Date of Conferral





Public Policy and Administration


Ian Cole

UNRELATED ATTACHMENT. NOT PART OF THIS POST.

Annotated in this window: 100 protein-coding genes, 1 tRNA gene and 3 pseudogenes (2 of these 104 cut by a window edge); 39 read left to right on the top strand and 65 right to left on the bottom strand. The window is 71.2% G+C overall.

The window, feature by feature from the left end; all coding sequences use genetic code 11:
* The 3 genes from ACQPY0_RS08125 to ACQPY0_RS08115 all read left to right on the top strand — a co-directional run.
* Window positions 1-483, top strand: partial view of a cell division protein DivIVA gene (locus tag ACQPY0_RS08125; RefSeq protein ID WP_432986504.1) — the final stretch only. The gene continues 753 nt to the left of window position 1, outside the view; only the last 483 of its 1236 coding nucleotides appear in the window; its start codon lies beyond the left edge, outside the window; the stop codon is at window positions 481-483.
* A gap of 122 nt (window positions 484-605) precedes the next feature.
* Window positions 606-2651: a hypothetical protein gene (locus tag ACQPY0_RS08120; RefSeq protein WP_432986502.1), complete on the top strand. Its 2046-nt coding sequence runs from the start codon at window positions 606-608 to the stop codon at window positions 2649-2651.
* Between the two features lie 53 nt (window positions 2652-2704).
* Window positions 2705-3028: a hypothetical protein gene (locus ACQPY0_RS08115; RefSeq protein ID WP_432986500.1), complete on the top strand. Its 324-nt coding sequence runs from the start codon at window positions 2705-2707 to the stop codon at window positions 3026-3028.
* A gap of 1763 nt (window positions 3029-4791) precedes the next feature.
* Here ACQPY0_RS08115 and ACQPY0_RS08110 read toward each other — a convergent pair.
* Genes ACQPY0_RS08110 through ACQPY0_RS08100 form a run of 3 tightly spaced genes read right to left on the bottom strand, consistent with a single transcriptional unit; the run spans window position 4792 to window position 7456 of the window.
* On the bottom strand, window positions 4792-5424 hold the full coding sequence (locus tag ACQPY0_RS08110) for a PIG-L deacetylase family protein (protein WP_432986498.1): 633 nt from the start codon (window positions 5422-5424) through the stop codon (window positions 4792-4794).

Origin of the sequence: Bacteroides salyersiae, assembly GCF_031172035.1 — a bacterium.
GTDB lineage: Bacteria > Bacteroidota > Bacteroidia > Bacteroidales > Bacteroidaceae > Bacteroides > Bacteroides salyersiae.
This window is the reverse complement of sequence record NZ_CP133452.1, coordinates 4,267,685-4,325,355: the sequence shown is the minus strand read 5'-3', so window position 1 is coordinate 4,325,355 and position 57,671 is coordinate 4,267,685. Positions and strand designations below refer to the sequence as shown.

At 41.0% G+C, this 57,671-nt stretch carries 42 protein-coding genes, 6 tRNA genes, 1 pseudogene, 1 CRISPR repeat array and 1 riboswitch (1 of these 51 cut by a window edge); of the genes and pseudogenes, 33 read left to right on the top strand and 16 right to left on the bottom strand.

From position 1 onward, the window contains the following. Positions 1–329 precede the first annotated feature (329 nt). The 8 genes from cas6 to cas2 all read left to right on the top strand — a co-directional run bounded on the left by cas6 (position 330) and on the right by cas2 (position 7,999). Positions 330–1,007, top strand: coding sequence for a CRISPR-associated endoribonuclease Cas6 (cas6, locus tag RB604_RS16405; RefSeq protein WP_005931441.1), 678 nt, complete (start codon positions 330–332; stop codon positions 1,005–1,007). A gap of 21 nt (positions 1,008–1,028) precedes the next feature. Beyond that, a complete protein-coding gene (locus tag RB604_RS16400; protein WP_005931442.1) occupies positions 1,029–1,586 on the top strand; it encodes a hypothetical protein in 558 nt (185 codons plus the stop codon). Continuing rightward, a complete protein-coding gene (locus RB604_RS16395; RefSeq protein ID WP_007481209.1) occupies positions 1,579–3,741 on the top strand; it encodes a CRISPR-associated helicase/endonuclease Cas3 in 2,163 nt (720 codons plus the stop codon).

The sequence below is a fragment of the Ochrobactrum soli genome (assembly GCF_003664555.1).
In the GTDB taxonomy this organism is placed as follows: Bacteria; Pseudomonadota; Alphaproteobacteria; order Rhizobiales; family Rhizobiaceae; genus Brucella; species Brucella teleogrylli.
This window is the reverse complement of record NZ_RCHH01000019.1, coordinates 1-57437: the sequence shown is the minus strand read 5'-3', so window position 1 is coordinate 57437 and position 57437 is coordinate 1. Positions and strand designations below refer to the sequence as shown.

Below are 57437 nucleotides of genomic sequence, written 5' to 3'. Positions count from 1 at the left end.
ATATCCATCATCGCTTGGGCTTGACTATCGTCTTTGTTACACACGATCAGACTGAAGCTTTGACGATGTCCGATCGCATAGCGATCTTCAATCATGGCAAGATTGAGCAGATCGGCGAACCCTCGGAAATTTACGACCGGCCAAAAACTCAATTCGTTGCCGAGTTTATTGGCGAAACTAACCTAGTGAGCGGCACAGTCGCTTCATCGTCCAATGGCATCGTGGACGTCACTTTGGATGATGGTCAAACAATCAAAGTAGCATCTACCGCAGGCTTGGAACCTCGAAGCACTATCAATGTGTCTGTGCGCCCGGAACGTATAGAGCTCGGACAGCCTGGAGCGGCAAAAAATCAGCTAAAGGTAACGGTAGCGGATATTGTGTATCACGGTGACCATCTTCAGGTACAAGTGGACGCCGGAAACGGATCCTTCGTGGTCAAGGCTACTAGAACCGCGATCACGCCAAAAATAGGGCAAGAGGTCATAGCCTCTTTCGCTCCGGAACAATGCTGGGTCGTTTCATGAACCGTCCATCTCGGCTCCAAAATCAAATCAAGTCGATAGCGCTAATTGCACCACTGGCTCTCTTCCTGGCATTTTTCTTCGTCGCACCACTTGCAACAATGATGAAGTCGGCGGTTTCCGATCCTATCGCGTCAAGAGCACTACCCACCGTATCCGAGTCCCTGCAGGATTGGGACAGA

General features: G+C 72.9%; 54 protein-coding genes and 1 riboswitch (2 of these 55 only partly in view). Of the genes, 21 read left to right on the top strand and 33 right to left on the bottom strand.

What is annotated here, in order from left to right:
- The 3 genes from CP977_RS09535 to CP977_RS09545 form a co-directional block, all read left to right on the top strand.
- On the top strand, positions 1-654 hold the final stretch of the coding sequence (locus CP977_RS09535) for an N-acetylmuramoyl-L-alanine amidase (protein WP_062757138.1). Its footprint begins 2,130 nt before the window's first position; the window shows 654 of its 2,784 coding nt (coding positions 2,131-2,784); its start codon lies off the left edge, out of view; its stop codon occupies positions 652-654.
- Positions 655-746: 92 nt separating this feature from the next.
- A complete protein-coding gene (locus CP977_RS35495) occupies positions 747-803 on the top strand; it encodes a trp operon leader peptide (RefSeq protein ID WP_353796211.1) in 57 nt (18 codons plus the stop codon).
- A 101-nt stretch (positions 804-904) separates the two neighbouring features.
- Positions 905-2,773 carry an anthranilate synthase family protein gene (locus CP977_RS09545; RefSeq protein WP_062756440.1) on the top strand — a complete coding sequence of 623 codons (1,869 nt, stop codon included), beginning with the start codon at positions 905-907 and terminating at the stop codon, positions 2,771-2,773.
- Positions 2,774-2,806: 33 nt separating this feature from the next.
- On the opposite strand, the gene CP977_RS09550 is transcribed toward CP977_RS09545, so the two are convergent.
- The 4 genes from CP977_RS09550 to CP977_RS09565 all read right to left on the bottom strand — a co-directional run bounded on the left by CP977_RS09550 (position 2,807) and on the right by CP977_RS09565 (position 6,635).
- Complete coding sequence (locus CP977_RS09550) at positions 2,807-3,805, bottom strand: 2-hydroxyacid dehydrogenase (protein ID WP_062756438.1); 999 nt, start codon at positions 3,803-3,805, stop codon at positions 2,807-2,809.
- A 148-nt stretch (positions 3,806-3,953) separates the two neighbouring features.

The National Network of Fusion Centers (Network) represents one of the post-9/11 era organizational efforts to strengthen the security of the homeland through collaboration, analysis, and information sharing. These entities have been subjected to criticisms and have been noted in studies as being deficient in certain areas suggesting that the Network has been experiencing problems with integrating the U.S. national security strategy. Using the multiple streams framework, the purpose of this phenomenological study was to identify and understand elements that have been impacting the Network's integration with broader national security efforts as well as identify items contributing to negative perceptions of fusion centers. Data for this qualitative study were collected through interviews with 13 individuals working within the Network. Collected data elements were inductively coded and then analyzed, demonstrating the relevance of framework to this topic area. Research findings indicated that there were challenges with Network integration that were influenced by perceptions of problems/threats, views concerning a fusion center's primary stakeholder, and constraints related to existing organizational policy and mandates. Barriers to integration stemmed from differing priorities, ineffective marketing, policy requirements, relationships, and limited resources. Study recommendations included the development of a strategic engagement plan, alignment of priorities, and increases in federal funding and representation. The implications for positive social change of this study are associated with proving transparency on the Network, informing national security agencies and decision makers on issues impacting integration, and promoting operational efficiencies.